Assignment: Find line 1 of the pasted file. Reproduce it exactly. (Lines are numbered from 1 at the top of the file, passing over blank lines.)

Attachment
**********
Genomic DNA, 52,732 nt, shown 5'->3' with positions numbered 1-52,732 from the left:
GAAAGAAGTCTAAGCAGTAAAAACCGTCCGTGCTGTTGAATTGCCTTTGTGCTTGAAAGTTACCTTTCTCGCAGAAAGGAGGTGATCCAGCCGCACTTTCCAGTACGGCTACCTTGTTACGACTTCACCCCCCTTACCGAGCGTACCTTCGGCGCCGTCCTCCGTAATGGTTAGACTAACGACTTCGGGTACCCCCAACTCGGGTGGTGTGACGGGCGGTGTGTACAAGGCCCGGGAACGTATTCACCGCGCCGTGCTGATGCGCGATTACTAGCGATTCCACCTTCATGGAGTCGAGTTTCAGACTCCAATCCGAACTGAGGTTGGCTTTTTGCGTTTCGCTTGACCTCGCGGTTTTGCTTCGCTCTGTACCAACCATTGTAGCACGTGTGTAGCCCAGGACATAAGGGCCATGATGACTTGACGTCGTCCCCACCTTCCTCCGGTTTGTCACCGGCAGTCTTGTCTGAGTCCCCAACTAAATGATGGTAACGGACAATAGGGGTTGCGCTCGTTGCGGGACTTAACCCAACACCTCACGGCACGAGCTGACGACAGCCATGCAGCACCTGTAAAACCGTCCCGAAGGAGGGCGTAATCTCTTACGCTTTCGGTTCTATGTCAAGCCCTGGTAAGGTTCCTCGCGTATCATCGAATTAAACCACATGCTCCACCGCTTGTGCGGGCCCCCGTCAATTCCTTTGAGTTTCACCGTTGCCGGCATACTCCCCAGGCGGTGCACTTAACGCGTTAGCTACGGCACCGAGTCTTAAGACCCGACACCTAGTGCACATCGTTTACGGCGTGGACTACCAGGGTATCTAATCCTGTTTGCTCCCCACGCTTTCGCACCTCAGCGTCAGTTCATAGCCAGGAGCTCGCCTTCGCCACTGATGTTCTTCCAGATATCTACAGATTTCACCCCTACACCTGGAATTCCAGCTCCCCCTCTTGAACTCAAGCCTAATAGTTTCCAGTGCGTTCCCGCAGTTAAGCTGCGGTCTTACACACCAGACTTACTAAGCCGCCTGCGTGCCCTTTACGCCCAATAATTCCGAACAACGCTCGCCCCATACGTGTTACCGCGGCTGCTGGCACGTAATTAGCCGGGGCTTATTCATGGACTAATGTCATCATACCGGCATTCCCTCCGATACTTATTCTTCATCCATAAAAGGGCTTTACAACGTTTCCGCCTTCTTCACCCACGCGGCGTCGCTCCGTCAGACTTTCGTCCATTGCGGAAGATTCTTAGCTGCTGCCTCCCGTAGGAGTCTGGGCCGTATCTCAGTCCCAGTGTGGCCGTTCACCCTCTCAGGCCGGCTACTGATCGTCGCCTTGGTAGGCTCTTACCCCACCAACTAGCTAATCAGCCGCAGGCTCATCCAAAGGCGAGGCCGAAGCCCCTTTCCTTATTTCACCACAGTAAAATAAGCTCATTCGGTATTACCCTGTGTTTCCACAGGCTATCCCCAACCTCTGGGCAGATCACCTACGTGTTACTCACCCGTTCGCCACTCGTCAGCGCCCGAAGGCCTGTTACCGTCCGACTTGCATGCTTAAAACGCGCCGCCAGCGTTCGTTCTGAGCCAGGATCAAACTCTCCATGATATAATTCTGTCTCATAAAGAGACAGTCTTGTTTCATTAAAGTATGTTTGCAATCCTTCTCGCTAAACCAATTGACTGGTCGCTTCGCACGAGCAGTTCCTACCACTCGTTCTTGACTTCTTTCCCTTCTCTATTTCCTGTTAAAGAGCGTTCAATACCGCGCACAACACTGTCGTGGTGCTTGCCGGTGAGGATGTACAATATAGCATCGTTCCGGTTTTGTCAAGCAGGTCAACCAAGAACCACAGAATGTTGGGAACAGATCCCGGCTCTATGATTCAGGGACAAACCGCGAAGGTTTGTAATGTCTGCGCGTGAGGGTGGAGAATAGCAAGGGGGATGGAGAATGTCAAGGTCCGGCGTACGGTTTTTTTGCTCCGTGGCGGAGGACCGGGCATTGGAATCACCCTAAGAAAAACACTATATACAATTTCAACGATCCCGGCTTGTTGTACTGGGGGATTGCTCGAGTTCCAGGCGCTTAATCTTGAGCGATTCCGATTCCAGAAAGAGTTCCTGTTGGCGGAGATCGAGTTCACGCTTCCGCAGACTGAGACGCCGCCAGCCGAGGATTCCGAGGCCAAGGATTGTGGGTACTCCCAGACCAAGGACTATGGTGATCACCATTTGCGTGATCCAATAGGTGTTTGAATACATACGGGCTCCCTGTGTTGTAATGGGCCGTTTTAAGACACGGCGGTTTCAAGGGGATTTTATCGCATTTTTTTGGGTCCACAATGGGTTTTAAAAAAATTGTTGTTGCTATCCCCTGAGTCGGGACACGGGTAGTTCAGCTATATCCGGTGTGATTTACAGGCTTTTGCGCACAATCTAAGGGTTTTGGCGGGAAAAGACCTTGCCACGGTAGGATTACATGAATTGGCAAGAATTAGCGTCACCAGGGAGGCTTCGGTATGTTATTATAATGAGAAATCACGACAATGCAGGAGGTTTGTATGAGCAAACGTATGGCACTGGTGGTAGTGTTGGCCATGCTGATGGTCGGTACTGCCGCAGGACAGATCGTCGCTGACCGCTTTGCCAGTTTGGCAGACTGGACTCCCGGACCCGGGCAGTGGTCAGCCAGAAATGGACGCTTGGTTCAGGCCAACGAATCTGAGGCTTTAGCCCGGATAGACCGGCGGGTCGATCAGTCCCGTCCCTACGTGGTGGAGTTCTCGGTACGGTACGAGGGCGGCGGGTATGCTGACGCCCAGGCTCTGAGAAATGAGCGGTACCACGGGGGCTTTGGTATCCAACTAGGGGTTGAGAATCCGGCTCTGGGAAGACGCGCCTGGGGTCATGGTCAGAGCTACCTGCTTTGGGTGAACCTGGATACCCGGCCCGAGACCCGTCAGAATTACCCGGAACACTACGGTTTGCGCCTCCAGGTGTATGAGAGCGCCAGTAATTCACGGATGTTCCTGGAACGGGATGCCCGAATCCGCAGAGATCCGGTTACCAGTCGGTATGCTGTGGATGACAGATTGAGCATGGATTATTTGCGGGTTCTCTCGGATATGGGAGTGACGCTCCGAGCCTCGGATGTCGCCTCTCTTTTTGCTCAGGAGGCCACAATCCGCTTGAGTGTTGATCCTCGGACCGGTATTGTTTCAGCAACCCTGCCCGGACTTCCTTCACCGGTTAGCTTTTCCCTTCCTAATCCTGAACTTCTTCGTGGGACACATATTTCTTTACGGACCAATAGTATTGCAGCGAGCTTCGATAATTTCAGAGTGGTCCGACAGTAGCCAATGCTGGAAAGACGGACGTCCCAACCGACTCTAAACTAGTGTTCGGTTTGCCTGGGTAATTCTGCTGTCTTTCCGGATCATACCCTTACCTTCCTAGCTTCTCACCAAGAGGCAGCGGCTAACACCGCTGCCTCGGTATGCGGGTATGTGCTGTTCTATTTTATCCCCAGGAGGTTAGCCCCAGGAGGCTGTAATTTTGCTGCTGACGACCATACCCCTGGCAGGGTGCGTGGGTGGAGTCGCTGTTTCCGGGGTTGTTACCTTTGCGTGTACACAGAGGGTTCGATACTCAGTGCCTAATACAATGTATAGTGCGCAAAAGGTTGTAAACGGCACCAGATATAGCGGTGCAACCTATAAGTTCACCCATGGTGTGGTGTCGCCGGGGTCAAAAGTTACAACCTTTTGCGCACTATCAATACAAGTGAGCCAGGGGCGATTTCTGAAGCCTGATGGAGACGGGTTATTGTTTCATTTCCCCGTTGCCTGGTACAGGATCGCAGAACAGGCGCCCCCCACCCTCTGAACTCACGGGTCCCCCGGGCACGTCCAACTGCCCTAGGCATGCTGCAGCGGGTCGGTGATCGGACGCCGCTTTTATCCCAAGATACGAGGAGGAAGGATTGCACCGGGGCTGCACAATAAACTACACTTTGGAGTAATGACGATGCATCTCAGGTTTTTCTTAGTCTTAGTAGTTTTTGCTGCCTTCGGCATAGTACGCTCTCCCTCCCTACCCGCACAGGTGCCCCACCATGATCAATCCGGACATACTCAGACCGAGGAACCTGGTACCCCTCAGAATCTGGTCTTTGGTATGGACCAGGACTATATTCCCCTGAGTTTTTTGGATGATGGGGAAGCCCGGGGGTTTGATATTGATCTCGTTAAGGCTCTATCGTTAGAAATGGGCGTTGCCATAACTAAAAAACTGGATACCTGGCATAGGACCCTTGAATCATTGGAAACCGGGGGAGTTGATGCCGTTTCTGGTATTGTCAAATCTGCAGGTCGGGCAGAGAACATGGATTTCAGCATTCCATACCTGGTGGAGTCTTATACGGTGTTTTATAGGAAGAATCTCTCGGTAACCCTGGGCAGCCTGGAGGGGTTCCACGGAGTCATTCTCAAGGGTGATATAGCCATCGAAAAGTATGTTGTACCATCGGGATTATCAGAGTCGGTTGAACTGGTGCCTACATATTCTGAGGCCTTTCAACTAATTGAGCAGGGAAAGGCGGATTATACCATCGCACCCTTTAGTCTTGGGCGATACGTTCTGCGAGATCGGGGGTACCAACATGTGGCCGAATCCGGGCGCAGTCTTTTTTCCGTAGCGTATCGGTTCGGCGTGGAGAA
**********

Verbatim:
Genomic DNA, 52,732 nt, shown 5'->3' with positions numbered 1-52,732 from the left: